Eight months later Vanessa was invited to enter the Miss Greater Syracuse competition, a preliminary round of the Miss America contest, and on a whim she did. “We all signed a contract,” she says, “but I didn’t really read it closely. I’ve found out since that it included a vague guarantee that we had not committed any acts of moral turpitude. Now who knows what that means? I thought I’d gotten all the Whitman pictures back, and in the pictures Tom Chiapel had taken, I thought I had been photographed in silhouette and couldn’t be identified. Besides, I thought Tom was my friend and I trusted him.”

On September 17, 1983 Vanessa was crowned Miss America—to her considerable surprise. “I knew I had the talent, the poise and the intellect. But I knew what they looked for in terms of beauty, and I wasn’t sure I had it. At 5’6″ I’m a little short and I have some slight acne scars—I still get acne now and then. And above all, I’m black. There had never been a black Miss America—why should a new dispensation begin with me?”

She worked hard at her job and did it well. Albert Marks, the director of the pageant, once acknowledged that Vanessa was “one of the best Miss Americas we’ve ever had.”

And then came the fateful day—Friday, July 13—when an anonymous caller warned Vanessa what she would find in the September issue of Penthouse. “From that moment until the story broke was the worst week of my life. I had to keep smiling on the outside, but I was dying on the inside. I couldn’t eat, I couldn’t sleep. I had no idea what was out there. I assumed that the pictures would be Whitman’s. I never dreamed that Chiapel would betray me. Wrong again.”

Terrified, Vanessa turned for support to Bruce. That time he stood by her. But later when she told him that there were two sets of nude photos, Chiapel’s as well as Whitman’s, “he felt betrayed because I hadn’t confided in him before.” Next day she broke the news to her chief adviser, a fatherly lawyer named Dennis Dowdell, who has been a close friend of the family for several years. With Dowdell’s help she undertook “the hardest thing I have ever had to do in my whole life. I was appearing at the Miss New York State pageant and staying at the Ramada Inn in Watertown. Dennis and I went to my parents’ room and I began to tell them what I had done and what was going to happen. It was so awful. I could hardly speak. I began to sob and cry. I’d never told them about the pictures before. I knew it would hurt them and I didn’t want to do that. But now I had to. They’d had one of the best years of their lives, and suddenly I was destroying it. I could see they were stunned; their faces fell. ‘I’m sorry! I’m sorry!’ I said. ‘I didn’t want to hurt you!’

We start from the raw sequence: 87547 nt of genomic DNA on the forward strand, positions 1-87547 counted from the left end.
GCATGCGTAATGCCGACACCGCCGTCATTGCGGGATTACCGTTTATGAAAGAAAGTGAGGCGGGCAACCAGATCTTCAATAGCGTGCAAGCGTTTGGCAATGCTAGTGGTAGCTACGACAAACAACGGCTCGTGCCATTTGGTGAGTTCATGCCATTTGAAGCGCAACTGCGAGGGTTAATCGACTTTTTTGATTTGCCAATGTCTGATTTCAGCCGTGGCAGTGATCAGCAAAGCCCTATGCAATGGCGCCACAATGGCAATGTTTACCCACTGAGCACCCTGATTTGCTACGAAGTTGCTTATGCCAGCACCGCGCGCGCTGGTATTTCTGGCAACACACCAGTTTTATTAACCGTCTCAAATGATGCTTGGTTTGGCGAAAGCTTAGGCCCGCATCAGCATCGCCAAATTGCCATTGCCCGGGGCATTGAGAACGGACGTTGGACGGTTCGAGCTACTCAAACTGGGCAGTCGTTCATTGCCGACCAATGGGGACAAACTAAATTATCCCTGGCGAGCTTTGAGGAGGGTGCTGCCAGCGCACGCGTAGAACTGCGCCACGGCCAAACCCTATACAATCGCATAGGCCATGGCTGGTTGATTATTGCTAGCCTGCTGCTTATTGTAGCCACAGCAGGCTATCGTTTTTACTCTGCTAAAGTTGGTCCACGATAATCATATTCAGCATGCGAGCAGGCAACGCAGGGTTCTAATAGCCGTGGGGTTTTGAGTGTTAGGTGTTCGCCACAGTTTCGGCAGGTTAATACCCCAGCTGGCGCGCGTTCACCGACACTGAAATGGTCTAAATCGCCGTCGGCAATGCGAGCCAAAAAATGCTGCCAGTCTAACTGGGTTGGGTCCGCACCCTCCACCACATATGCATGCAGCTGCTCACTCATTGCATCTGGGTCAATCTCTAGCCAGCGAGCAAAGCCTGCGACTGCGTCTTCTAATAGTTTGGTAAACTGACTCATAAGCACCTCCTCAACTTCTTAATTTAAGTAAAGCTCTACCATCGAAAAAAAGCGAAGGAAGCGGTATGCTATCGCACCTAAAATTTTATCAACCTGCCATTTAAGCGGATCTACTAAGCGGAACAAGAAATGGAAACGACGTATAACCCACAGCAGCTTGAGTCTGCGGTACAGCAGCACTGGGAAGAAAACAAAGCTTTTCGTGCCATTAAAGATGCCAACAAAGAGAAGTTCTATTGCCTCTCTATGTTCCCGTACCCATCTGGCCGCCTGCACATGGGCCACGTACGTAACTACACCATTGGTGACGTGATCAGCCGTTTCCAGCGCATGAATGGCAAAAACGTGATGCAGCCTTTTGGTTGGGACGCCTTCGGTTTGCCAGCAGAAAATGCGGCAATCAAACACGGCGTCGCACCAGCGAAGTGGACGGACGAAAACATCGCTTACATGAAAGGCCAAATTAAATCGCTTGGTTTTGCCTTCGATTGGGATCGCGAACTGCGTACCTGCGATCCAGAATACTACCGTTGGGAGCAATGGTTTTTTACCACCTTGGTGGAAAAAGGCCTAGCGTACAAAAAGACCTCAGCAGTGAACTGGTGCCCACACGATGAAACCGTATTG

“And then my father got up and came to me and took me in his arms, and my mother came, too, and they were both crying. ‘It’s all right, you didn’t hurt us,’ he said. ‘It’s all right. We love you. We know who you are. We’re with you.’ And they have stood by me, a thousand percent. I’m closer to my mother than I’ve ever been. And to my brother and my father, too.”

Two days later, Vanessa says, she told her story to Albert Marks (he denies it). As she recalls the incident, she was in tears—and amazed at how calmly he took the news. “Oh, we heard a rumor about those pictures a couple of months ago from Playboy,” she remembers him saying, “Don’t worry, dear. There are plenty of girls who have done worse things. It’ll all blow over. Would you like a Valium or something?”

Three days later, as the magazine hit the newsstands, Marks called a press conference and asked her to abdicate the title within 72 hours.

The reaction was instant and immense. Jesse Jackson telephoned Milton Williams direct, left a message for Vanessa to “hold her head high” and said such savage things about Guccione that Milton refused to repeat them to his family. Gloria Steinem spoke for the feminists: “Guccione is the King of Slime—you wouldn’t even want to shake his hand, let alone be photographed by him.” Before the September issue hit the stands, Guccione himself received more than 200 death threats by telephone or in the mail, and one day for about two hours the offices of Penthouse were vacated by a bomb scare.